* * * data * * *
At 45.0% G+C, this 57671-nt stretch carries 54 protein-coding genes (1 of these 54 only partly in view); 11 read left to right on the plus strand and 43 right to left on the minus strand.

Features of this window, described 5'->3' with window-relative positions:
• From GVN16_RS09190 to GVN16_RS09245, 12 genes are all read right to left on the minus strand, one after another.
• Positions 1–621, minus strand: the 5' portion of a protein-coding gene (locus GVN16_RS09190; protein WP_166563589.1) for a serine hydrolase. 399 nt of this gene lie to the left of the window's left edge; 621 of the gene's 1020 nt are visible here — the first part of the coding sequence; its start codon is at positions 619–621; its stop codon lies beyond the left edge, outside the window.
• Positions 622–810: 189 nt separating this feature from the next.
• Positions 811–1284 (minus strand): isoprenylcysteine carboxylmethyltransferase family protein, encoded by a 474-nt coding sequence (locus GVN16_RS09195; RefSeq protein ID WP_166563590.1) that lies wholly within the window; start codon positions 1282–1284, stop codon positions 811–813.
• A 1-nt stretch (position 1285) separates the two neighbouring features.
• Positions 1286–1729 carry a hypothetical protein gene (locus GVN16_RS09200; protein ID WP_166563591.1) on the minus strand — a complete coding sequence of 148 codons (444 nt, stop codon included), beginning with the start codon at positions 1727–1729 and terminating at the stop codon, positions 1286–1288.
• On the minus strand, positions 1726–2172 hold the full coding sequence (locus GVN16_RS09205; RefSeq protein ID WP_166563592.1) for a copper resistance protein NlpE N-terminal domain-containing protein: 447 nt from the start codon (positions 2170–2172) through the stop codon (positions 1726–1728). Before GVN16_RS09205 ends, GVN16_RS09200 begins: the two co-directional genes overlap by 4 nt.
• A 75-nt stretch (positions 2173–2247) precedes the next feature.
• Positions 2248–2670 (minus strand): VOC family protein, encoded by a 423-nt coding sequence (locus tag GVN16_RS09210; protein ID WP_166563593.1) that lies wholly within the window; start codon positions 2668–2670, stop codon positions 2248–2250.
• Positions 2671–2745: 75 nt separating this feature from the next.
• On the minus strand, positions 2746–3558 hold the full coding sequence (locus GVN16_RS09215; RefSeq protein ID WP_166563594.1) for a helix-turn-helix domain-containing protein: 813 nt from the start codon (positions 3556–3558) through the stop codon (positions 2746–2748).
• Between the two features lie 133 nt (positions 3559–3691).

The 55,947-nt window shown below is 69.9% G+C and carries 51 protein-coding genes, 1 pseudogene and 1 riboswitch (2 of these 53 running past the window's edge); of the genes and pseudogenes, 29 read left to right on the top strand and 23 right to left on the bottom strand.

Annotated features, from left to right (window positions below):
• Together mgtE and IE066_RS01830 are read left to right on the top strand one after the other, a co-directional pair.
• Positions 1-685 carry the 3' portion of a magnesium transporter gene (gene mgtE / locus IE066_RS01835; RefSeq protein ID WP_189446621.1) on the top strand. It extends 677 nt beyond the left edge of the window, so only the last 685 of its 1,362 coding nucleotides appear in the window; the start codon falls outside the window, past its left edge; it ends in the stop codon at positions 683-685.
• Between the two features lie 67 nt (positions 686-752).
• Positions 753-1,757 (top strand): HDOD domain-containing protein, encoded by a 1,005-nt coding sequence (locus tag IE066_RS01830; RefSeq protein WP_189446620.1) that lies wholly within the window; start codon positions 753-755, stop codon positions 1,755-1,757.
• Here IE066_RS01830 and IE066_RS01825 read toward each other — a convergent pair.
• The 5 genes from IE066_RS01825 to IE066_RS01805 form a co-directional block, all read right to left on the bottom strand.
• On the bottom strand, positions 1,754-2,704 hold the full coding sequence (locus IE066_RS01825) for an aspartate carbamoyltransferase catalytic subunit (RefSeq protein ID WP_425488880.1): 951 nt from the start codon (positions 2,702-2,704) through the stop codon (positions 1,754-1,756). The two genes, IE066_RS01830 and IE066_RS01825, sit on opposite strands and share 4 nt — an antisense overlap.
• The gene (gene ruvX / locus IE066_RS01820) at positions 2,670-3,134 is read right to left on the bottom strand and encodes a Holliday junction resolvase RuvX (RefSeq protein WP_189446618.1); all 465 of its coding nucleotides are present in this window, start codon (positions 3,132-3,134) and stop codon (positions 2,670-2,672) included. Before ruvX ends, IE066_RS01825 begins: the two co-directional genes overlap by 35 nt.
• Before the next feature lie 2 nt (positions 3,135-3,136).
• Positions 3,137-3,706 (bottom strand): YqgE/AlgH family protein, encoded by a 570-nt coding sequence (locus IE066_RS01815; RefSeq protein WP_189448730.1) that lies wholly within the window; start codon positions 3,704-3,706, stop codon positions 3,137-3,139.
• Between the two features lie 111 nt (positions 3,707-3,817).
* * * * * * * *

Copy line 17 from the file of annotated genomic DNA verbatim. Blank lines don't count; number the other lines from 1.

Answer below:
• Together mgtE and IE066_RS01830 are read left to right on the top strand one after the other, a co-directional pair.